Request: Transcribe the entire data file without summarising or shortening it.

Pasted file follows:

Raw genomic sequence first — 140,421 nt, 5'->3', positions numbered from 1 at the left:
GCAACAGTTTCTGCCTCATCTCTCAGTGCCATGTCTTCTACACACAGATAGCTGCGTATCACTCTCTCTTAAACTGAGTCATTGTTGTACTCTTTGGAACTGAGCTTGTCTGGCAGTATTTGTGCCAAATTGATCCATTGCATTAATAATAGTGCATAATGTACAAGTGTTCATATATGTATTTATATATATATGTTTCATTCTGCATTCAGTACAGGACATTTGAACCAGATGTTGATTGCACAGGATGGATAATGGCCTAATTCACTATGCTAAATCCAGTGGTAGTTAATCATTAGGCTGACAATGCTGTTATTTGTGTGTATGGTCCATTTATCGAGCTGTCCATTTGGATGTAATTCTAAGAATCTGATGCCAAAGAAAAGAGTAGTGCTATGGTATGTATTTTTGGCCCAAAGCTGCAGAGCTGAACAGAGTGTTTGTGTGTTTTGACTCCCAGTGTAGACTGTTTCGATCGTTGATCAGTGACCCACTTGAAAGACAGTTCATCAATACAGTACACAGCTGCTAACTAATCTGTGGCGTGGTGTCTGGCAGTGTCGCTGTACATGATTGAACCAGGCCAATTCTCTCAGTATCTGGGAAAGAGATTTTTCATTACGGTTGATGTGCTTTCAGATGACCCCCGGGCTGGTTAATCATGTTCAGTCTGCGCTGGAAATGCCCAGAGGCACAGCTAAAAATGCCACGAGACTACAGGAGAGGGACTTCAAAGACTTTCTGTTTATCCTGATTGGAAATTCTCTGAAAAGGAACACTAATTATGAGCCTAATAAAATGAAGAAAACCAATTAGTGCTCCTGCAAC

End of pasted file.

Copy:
Raw genomic sequence first — 140,421 nt, 5'->3', positions numbered from 1 at the left:
GCAACAGTTTCTGCCTCATCTCTCAGTGCCATGTCTTCTACACACAGATAGCTGCGTATCACTCTCTCTTAAACTGAGTCATTGTTGTACTCTTTGGAACTGAGCTTGTCTGGCAGTATTTGTGCCAAATTGATCCATTGCATTAATAATAGTGCATAATGTACAAGTGTTCATATATGTATTTATATATATATGTTTCATTCTGCATTCAGTACAGGACATTTGAACCAGATGTTGATTGCACAGGATGGATAATGGCCTAATTCACTATGCTAAATCCAGTGGTAGTTAATCATTAGGCTGACAATGCTGTTATTTGTGTGTATGGTCCATTTATCGAGCTGTCCATTTGGATGTAATTCTAAGAATCTGATGCCAAAGAAAAGAGTAGTGCTATGGTATGTATTTTTGGCCCAAAGCTGCAGAGCTGAACAGAGTGTTTGTGTGTTTTGACTCCCAGTGTAGACTGTTTCGATCGTTGATCAGTGACCCACTTGAAAGACAGTTCATCAATACAGTACACAGCTGCTAACTAATCTGTGGCGTGGTGTCTGGCAGTGTCGCTGTACATGATTGAACCAGGCCAATTCTCTCAGTATCTGGGAAAGAGATTTTTCATTACGGTTGATGTGCTTTCAGATGACCCCCGGGCTGGTTAATCATGTTCAGTCTGCGCTGGAAATGCCCAGAGGCACAGCTAAAAATGCCACGAGACTACAGGAGAGGGACTTCAAAGACTTTCTGTTTATCCTGATTGGAAATTCTCTGAAAAGGAACACTAATTATGAGCCTAATAAAATGAAGAAAACCAATTAGTGCTCCTGCAAC